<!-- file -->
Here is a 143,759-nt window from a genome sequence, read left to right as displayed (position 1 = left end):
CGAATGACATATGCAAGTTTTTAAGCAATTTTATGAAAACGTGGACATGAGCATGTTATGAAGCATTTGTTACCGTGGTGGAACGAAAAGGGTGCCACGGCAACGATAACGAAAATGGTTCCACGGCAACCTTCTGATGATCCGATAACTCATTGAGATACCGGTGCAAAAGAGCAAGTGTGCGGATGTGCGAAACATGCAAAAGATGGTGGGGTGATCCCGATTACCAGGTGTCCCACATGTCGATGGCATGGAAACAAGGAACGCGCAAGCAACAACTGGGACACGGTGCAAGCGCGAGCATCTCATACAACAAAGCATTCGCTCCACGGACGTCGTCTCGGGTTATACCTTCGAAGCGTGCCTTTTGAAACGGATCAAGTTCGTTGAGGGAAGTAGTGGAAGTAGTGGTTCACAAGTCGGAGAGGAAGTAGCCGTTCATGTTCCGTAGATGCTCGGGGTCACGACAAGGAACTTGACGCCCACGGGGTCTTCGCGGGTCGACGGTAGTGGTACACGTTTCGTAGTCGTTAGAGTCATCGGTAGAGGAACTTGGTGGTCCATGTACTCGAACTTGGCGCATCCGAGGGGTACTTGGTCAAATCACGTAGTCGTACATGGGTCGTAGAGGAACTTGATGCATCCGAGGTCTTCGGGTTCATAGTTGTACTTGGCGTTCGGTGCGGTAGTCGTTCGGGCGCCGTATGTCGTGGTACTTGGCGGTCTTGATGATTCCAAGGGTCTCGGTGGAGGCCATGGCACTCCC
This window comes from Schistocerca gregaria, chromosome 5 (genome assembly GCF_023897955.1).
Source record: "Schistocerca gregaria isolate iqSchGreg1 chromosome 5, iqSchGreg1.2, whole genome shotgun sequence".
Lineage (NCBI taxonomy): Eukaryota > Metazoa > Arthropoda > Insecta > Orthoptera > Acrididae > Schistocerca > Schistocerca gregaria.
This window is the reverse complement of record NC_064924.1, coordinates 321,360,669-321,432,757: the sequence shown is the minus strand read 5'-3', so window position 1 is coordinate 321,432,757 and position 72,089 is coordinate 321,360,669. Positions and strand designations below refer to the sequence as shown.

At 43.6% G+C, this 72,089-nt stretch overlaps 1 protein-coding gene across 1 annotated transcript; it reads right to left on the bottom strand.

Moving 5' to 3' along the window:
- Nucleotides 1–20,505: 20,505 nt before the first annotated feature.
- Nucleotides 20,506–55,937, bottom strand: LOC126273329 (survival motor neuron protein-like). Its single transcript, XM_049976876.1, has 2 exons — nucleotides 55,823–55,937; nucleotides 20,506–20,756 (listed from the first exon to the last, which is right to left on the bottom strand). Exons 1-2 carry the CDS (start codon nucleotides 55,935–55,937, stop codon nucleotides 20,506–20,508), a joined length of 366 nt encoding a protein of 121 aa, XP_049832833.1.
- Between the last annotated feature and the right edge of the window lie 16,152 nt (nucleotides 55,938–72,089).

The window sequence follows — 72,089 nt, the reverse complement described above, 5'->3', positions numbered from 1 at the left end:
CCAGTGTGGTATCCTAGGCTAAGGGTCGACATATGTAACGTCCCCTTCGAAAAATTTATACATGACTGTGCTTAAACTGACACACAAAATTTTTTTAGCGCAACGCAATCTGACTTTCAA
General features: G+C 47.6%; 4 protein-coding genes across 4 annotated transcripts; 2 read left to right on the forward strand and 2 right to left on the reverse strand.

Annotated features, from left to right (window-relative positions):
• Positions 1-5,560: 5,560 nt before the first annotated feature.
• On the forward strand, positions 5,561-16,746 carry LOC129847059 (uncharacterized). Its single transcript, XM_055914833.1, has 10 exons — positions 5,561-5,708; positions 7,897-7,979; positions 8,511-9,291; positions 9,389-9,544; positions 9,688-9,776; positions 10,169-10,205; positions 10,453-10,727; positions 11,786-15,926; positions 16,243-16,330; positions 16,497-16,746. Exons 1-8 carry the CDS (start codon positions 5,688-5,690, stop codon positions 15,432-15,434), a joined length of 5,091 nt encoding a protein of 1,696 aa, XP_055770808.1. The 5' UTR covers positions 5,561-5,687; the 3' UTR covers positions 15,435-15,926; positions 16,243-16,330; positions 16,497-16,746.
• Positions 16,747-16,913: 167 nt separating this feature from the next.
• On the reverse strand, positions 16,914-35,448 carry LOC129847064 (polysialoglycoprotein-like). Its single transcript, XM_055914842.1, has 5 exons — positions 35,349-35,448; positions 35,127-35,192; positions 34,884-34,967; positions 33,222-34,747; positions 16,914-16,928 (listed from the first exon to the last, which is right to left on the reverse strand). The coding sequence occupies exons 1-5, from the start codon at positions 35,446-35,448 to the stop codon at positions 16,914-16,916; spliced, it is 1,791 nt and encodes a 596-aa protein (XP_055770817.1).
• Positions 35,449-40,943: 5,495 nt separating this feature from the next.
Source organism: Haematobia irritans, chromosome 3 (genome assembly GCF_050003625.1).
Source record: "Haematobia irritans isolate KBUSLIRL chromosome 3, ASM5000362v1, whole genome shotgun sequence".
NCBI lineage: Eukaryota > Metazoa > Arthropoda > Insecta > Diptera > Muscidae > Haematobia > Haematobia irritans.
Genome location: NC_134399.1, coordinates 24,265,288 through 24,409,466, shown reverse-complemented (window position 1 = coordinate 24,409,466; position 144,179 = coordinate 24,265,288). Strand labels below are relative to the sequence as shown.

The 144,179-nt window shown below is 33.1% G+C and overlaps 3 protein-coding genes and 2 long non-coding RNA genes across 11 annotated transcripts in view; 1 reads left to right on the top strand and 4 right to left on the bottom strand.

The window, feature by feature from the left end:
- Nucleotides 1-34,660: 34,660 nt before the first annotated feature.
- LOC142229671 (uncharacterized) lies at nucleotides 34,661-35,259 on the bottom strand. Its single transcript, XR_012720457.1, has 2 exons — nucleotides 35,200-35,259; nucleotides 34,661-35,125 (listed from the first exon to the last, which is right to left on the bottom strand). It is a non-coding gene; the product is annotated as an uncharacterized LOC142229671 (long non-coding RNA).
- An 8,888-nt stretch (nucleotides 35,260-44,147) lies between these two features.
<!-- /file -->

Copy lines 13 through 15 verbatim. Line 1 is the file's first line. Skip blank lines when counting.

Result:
CCAGTGTGGTATCCTAGGCTAAGGGTCGACATATGTAACGTCCCCTTCGAAAAATTTATACATGACTGTGCTTAAACTGACACACAAAATTTTTTTAGCGCAACGCAATCTGACTTTCAA
General features: G+C 47.6%; 4 protein-coding genes across 4 annotated transcripts; 2 read left to right on the forward strand and 2 right to left on the reverse strand.

Annotated features, from left to right (window-relative positions):